• In the Spring 2011 Wipeout Zone every obstacle spins (two vertically, one horizontally and requiring timing). Contrast this to previous zones where it was usually just one or two and usually just hazards rather than the obstacle itself. Unfortunately for the viewers, this new course seems to be quite a bit easier since the contestants take 4 to 7 minutes to complete the course which is several minutes faster than even the fastest times of previous courses.
  • Exactly What It Says on the Tin: Several of the obstacles, including the trademark Big Balls (which are giant rubber red balls).
  • Failed a Spot Check: Where's the pole?
  • Fan Nickname: During one episode, Anderson mentions they've gotten a number of 'scorpion' wipeouts which apparently refers to the occasional instances where a contestant's feet touch their head.
  • Five-Man Band: You watch enough of the recent 2010 season of Wipeout, you realize that the on-air crew actually fits this quite well (though the "ranking" may be shuffled around)...
    • The Smart Guy: John Anderson, the sensible third of the show's speaking-role Power Trio. Generally considered serious and uptight, though he's not above making Incredibly Lame Puns when a good wipeout happens.
    • The Lancer: John Henson, the constantly jokey third of the show's speaking-role Power Trio. The color commentator (being a comedian, after all) of the show, who will take any opportunity to deliver a Hurricane of Puns, which makes him and Anderson's interactions with each other basically an extended Boke and Tsukkomi Routine.
    • The Chick: Jill Wagner, the hot interviewer third of the show's speaking-role Power Trio. You may recognize her from those Mercury car commercials and her role in the TV adaptation of the Blade movies. These three are joined by...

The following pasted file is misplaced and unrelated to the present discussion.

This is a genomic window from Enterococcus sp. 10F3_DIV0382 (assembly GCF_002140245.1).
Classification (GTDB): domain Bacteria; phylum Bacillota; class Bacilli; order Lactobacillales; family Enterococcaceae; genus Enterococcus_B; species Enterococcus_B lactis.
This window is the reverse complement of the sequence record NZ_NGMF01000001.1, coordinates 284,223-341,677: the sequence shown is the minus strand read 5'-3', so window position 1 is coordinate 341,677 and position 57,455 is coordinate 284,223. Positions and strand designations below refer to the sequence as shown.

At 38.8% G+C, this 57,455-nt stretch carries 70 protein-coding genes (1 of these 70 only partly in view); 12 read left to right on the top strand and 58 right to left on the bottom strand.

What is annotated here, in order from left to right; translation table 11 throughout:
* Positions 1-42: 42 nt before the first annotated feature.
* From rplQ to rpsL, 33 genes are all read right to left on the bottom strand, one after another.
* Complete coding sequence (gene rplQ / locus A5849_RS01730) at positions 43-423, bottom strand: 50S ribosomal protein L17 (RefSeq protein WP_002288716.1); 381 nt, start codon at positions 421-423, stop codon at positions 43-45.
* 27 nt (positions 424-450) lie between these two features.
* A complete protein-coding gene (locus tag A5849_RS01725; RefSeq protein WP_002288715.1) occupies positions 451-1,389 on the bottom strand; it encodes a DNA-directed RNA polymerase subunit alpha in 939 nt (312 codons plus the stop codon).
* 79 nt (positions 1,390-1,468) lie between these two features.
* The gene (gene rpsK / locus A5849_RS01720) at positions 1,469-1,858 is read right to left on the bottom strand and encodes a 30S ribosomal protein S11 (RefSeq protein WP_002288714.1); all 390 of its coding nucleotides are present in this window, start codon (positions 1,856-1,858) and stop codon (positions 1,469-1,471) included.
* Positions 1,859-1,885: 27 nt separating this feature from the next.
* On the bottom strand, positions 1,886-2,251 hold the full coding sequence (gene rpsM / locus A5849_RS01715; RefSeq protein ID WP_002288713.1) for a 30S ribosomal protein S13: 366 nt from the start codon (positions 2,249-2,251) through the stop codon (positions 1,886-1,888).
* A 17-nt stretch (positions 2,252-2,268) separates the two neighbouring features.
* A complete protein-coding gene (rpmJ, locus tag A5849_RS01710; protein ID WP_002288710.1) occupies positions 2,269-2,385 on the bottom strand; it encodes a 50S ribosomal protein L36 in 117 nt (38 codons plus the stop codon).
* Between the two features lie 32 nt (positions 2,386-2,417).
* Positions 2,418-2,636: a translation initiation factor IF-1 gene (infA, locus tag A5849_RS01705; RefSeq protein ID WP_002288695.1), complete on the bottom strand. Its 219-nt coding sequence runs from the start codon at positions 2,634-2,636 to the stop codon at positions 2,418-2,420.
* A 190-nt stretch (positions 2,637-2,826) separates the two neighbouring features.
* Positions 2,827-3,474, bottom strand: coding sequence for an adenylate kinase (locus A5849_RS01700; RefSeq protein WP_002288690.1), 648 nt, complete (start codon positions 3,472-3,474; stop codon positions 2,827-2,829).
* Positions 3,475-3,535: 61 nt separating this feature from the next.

• The Big Guy (sort of): Kenny Shackleford, a member of Wipeout's "Black-and-Blue Crew", a group of current and former Marines who test-run the obstacles before the contestants go. Kenny also plays the Referee during the Bruiseball 3rd game and is one of the two people throwing stuff at contestants during either the "Jump over the spinning bar on the rotating platform" 3rd game or the "Go around all 4 stations without falling in the water" 3rd game. He's joined by...
    • Cute Bruiser (again, sort of): Megan Stiner, another member of the "Black-and-Blue Crew", who bears a more than passing resemblance to Playboy model Summer Altice.
  • Flanderization: When you make it to Round 2, one thing said during your interview will be the basis for all of the commentators' jokes about you.
  • Fun with Subtitles: "Due to hard economic times we don't have the money to buy the rights to this song, but let's just say her FOOT... is LOOSE.... :)"
    • The stick figures used to demostrate each course as well as to telestrate various contestants wipeouts may also count as they're all unique.
  • Genre Blind: Some of the contestants seem this way. "Hey, how come there's mud on one of several wall panels that might pop out and smack me into the mud puddle below? Probably a coincidence."
  • Getting Crap Past the Radar: With the show's trademark obstacle called the Big Balls, this can be expected.
    • A mechanical bull round was dubbed "bucking nuts", how more blatant can you get, aside from the obvious pun?
    • The censors quite literally couldn't do anything about the abuse Funke Ho got. Yes, that was her actual name.
      • Followed up with a, unfortunately non-qualifying, contestant Amy Hooker which John shortens to A. Hooker. Though at least she lasts long enough for them to get in a quick joke about A. Hooker really holding on to a dangler.
    • The Shake-a-Lator obstacle in the Qualifier Round tended get this, mostly with the female contestants, and especially when they began to add velvet club ropes to it (the "V.I.P. Shake-a-Lator").
    • In one episode, Henson makes a joke about (what else) the bouncy balls being thrown at the contestants during a Spinner Challenge. Anderson quickly responds with: "Ah Johnny, you and your ball gags."
    • In general, the three hosts and production staff in general seem to be starting to "suffer" from making a lighthearted PG show day in and day out by slipping in all sorts of jokes and innuendos.
    • Mmm...MOIST.
    • "Nothing like a good ol' [BLEEP] whoopin' here on Wipeout." Pretty much not even trying to Get Crap Past the Radar at this point.